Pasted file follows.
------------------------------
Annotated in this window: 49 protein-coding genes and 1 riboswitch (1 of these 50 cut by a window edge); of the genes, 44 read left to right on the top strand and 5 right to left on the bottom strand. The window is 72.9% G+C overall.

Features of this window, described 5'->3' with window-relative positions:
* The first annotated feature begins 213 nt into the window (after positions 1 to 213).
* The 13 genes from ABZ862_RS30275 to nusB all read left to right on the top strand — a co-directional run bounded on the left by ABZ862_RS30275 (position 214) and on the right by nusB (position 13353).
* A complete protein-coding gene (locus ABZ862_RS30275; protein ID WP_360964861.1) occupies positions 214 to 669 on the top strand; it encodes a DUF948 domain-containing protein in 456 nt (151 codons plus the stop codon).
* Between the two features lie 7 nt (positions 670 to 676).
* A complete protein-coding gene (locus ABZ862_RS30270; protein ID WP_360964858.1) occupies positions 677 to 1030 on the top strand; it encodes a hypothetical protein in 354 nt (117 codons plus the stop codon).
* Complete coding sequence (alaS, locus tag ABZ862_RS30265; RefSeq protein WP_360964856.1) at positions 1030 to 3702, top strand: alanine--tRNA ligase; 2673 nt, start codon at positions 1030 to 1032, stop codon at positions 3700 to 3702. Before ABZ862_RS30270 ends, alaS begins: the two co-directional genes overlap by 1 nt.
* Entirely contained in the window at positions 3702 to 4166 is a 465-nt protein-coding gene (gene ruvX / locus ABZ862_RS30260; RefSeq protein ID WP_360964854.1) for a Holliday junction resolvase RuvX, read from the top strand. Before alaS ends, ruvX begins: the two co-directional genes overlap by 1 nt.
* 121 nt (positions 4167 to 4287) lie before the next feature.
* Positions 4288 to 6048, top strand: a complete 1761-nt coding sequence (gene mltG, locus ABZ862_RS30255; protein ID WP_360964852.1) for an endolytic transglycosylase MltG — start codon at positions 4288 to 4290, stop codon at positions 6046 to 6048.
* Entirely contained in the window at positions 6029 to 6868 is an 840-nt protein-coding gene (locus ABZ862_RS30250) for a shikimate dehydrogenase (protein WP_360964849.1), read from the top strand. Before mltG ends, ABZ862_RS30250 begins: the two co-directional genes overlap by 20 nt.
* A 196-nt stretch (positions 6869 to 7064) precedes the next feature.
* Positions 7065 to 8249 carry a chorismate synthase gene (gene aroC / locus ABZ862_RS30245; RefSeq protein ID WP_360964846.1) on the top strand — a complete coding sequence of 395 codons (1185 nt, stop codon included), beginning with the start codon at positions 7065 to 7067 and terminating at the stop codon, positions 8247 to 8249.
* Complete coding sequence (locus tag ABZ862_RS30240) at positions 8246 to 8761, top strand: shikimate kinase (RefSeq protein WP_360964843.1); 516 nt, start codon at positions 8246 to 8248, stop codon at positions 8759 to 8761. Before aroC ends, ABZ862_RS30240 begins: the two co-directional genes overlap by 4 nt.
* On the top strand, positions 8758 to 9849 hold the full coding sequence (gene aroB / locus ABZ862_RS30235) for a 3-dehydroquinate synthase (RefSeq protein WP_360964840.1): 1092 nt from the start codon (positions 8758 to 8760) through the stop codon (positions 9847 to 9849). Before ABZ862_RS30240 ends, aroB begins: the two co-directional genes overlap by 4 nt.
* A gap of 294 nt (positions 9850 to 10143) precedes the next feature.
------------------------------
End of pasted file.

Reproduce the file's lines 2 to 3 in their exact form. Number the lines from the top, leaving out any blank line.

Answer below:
Features of this window, described 5'->3' with window-relative positions:
* The first annotated feature begins 213 nt into the window (after positions 1 to 213).